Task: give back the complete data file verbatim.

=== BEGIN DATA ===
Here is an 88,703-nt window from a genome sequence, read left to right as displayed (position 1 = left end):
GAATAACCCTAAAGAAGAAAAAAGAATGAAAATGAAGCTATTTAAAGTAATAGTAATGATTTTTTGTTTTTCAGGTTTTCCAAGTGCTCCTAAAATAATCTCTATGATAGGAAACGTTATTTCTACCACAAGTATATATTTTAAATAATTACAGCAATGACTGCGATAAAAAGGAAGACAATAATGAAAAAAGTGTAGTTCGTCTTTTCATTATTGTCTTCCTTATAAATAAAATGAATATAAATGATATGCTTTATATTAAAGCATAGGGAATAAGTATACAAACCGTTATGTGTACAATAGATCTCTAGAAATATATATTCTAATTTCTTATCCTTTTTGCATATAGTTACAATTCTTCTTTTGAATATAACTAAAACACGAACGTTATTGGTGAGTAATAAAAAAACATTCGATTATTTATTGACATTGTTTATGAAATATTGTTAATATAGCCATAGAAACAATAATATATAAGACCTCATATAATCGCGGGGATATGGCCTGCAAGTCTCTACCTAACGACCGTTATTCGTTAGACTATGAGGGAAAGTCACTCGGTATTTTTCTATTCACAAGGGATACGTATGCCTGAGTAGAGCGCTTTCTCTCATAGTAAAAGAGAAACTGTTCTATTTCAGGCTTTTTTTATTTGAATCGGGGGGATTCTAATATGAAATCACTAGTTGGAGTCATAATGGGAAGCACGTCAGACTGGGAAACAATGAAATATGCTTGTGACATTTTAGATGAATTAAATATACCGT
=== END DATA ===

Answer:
Here is an 88,703-nt window from a genome sequence, read left to right as displayed (position 1 = left end):
GAATAACCCTAAAGAAGAAAAAAGAATGAAAATGAAGCTATTTAAAGTAATAGTAATGATTTTTTGTTTTTCAGGTTTTCCAAGTGCTCCTAAAATAATCTCTATGATAGGAAACGTTATTTCTACCACAAGTATATATTTTAAATAATTACAGCAATGACTGCGATAAAAAGGAAGACAATAATGAAAAAAGTGTAGTTCGTCTTTTCATTATTGTCTTCCTTATAAATAAAATGAATATAAATGATATGCTTTATATTAAAGCATAGGGAATAAGTATACAAACCGTTATGTGTACAATAGATCTCTAGAAATATATATTCTAATTTCTTATCCTTTTTGCATATAGTTACAATTCTTCTTTTGAATATAACTAAAACACGAACGTTATTGGTGAGTAATAAAAAAACATTCGATTATTTATTGACATTGTTTATGAAATATTGTTAATATAGCCATAGAAACAATAATATATAAGACCTCATATAATCGCGGGGATATGGCCTGCAAGTCTCTACCTAACGACCGTTATTCGTTAGACTATGAGGGAAAGTCACTCGGTATTTTTCTATTCACAAGGGATACGTATGCCTGAGTAGAGCGCTTTCTCTCATAGTAAAAGAGAAACTGTTCTATTTCAGGCTTTTTTTATTTGAATCGGGGGGATTCTAATATGAAATCACTAGTTGGAGTCATAATGGGAAGCACGTCAGACTGGGAAACAATGAAATATGCTTGTGACATTTTAGATGAATTAAATATACCGT